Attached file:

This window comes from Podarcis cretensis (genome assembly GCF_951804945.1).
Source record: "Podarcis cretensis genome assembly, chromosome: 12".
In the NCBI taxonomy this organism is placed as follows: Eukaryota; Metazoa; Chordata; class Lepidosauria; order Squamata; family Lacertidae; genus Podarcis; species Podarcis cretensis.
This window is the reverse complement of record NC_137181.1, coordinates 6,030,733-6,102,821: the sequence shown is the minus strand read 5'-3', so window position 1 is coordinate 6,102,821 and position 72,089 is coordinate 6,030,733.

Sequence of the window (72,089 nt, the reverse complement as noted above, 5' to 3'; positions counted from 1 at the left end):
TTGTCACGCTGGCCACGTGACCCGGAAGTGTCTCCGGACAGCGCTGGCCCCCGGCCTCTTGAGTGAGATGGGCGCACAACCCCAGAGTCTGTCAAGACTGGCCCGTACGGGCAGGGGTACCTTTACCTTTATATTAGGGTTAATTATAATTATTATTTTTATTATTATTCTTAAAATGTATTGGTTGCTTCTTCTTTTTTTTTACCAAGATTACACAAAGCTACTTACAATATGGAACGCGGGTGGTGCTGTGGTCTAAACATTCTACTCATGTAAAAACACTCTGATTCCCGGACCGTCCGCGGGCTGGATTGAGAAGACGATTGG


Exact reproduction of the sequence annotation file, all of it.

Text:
This window comes from Podarcis cretensis (genome assembly GCF_951804945.1).
Source record: "Podarcis cretensis genome assembly, chromosome: 12".
In the NCBI taxonomy this organism is placed as follows: Eukaryota; Metazoa; Chordata; class Lepidosauria; order Squamata; family Lacertidae; genus Podarcis; species Podarcis cretensis.
This window is the reverse complement of record NC_137181.1, coordinates 6,030,733-6,102,821: the sequence shown is the minus strand read 5'-3', so window position 1 is coordinate 6,102,821 and position 72,089 is coordinate 6,030,733.

Sequence of the window (72,089 nt, the reverse complement as noted above, 5' to 3'; positions counted from 1 at the left end):
TTGTCACGCTGGCCACGTGACCCGGAAGTGTCTCCGGACAGCGCTGGCCCCCGGCCTCTTGAGTGAGATGGGCGCACAACCCCAGAGTCTGTCAAGACTGGCCCGTACGGGCAGGGGTACCTTTACCTTTATATTAGGGTTAATTATAATTATTATTTTTATTATTATTCTTAAAATGTATTGGTTGCTTCTTCTTTTTTTTTACCAAGATTACACAAAGCTACTTACAATATGGAACGCGGGTGGTGCTGTGGTCTAAACATTCTACTCATGTAAAAACACTCTGATTCCCGGACCGTCCGCGGGCTGGATTGAGAAGACGATTGG